Policy

The Supreme Court on Monday upheld the so-called soft money ban on state and local parties, prompting opponents of the restriction to turn their pleas for repeal to Congress.

Although proponents of political money limits cheered the decision, they said that new Justice Neil Gorsuch’s position on the case confirmed their fears about his campaign finance views.

The ban stems from the 2002 McCain-Feingold law, which prohibited unlimited and unregulated large contributions to party committees known as soft money. The high court on Monday affirmed without hearing oral arguments a lower court ruling that denied the Louisiana Republican Party’s challenge to soft money bans for state and local parties.

“I’m disappointed in the decision, but it’s not that big of a surprise,” said Hans A. von Spakovsky, a former Federal Election Commission member who manages the Election Law Reform Initiative at the conservative Heritage Foundation. “It’s now pretty clear that the court is just not going to get into this part of McCain-Feingold and if the parties want these provisions to change, they’re going to have to go to Congress.”

On Capitol Hill, von Spakovsky’s side will meet intense resistance from Democrats, even as those who favor campaign finance deregulation have a pivotal ally in Senate Majority Leader Mitch McConnell, the Kentucky Republican who led the legal challenge to the McCain-Feingold law. They also have an ally in White House Counsel Donald McGahn, a former Federal Election Commission member.

“By rejecting the challenge to political party soft money bans, the Supreme Court has once again affirmed contribution limits as constitutional,” said Rep. John Sarbanes of Maryland, chairman of the House’s Democracy Reform Task Force. “Going forward, we must remain vigilant against efforts to further erode reasonable restrictions on big money in politics.”

Sarbanes and outside advocates of new restrictions on political money said they were dismayed that Gorsuch, along with conservative Justice Clarence Thomas, went out of his way to say he wanted the court to hear oral arguments on the Louisiana case.

“It’s troubling that we’re seeing the most recent appointment to the Supreme Court, Justice Gorsuch, side with the most conservative on this, Justice Thomas,” said David Donnelly, president and CEO of Every Voice, which led a campaign against Gorsuch’s nomination over political money concerns.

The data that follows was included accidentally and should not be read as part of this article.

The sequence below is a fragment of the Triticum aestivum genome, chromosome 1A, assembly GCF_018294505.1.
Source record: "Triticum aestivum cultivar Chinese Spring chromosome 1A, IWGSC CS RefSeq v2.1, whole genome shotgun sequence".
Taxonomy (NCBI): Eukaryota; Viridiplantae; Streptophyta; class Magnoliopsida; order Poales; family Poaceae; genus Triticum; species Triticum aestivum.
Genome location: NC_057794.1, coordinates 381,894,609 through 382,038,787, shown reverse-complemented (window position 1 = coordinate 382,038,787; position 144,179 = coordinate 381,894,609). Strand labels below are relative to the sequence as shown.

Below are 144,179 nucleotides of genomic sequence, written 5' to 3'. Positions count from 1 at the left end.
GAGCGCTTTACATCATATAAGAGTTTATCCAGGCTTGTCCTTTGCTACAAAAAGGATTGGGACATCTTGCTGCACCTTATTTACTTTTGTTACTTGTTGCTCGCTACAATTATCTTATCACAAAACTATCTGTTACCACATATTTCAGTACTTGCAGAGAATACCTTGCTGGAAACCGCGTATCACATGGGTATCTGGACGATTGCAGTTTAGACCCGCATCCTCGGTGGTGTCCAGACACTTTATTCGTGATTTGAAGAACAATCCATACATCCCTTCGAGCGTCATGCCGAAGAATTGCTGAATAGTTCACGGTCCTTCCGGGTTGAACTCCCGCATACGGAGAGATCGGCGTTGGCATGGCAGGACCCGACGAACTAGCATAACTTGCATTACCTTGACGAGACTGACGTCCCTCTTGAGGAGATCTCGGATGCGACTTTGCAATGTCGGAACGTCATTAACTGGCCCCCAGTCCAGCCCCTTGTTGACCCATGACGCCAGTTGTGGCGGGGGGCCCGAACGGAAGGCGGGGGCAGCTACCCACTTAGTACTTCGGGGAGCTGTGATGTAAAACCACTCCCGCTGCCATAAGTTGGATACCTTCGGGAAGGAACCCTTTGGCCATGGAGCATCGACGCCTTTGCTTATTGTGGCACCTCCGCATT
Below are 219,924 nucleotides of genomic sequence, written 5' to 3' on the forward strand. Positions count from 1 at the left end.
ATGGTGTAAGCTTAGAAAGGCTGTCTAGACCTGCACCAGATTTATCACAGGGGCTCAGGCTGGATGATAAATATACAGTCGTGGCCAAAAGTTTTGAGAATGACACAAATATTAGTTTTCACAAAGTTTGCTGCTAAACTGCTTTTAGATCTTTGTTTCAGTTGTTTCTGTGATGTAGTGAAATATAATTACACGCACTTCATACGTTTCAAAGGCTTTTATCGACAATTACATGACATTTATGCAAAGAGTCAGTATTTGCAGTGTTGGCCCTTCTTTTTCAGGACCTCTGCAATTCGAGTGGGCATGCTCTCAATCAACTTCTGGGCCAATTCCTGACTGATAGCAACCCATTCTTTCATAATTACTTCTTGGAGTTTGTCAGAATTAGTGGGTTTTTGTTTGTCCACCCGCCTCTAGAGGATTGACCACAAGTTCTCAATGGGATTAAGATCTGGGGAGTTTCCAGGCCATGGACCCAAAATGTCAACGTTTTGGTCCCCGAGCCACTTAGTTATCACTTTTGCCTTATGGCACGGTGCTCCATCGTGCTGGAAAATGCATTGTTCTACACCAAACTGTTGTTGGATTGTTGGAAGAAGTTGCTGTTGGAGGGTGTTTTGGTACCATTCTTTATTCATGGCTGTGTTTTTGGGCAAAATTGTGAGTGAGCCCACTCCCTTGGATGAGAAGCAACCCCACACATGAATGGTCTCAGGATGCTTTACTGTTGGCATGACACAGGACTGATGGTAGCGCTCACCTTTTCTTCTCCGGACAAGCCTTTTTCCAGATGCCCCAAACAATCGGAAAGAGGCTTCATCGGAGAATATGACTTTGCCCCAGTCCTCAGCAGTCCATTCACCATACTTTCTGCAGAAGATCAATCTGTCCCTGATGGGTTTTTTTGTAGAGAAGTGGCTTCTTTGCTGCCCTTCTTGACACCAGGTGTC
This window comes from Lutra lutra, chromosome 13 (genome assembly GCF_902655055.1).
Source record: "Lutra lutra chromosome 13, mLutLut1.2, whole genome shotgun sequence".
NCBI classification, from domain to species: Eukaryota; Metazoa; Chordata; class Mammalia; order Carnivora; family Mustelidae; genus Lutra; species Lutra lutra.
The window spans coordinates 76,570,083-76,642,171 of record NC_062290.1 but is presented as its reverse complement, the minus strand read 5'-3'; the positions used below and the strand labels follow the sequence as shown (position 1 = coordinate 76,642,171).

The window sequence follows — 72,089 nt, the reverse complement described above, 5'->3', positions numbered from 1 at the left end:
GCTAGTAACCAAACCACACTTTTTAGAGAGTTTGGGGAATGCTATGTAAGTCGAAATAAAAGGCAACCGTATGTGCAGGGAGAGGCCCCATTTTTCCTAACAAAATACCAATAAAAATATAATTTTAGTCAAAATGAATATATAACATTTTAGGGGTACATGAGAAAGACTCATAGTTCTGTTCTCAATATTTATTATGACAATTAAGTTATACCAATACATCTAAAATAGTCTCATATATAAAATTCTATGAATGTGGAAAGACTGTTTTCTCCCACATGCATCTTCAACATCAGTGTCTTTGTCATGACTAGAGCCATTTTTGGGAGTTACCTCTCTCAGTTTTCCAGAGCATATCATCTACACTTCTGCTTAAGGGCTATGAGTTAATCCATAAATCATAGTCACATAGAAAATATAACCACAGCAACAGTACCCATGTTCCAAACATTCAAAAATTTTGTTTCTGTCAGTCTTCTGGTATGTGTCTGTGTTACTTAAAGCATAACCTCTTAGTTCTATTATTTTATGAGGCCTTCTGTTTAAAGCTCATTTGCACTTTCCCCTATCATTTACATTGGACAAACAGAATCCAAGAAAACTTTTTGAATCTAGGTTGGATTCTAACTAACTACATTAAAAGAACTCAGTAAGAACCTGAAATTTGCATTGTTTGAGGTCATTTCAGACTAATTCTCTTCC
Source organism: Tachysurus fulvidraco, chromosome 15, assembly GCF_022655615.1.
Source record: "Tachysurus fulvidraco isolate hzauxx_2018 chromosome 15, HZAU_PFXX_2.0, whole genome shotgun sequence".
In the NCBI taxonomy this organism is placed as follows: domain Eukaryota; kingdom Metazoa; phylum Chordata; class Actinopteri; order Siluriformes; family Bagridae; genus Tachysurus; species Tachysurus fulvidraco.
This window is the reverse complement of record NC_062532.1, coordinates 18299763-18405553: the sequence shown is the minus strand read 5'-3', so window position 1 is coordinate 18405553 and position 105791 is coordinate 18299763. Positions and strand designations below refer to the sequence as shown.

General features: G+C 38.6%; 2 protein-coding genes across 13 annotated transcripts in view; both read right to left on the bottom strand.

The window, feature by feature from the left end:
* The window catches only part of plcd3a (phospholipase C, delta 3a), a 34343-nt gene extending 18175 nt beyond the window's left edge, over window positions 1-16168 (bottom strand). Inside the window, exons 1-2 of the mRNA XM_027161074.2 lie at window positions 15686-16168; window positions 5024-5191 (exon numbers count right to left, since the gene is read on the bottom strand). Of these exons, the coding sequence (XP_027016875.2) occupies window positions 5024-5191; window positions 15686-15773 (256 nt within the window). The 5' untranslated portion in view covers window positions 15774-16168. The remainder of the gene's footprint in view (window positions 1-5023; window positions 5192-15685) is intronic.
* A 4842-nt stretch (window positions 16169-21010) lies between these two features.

Gorsuch “is way out of the mainstream. He’s very extreme when it comes to reviewing these questions about who has power in American politics,” Donnelly said.

Still, political money and good government groups said the Supreme Court’s decision was significant in that it yet again upheld limits on donations to political parties and candidates.

“The most important thing here is the Supreme Court said, ‘Yes, we understand these limits are important because there are remaining questions here about corruption and the appearance of corruption,’” said Meredith McGehee, chief of policy, programs and strategy at the bipartisan campaign finance group Issue One. “It’s not that parties can corrupt our candidates. The point is to say that parties can be used to circumvent the protections and can be hollowed out just to be these laundromats for large donors to gain influence.”

Daniel Weiner, a senior counsel with the Brennan Center for Justice at the New York University School of Law, said the Supreme Court’s decision was a good one for those who think decisions about money and politics ought to be made by the legislative branch, not the judicial branch.

As for whether Congress may tackle a campaign finance overhaul soon, Weiner said he’s not naive about the prospects. Advocates for rolling back campaign finance limits have said the GOP Congress and the Trump administration may prove a friendly climate for their agenda.

McConnell, whose spokesman did not respond to a request for comment about the recent case, has in the past backed appropriations riders to change campaign finance rules.

“The big questions will be: Is there going to be any appetite to do some sort of bipartisan reform, an appetite to do nothing, or will we see some new budget rider that tries to do what the court just refused to do?” Weiner said.

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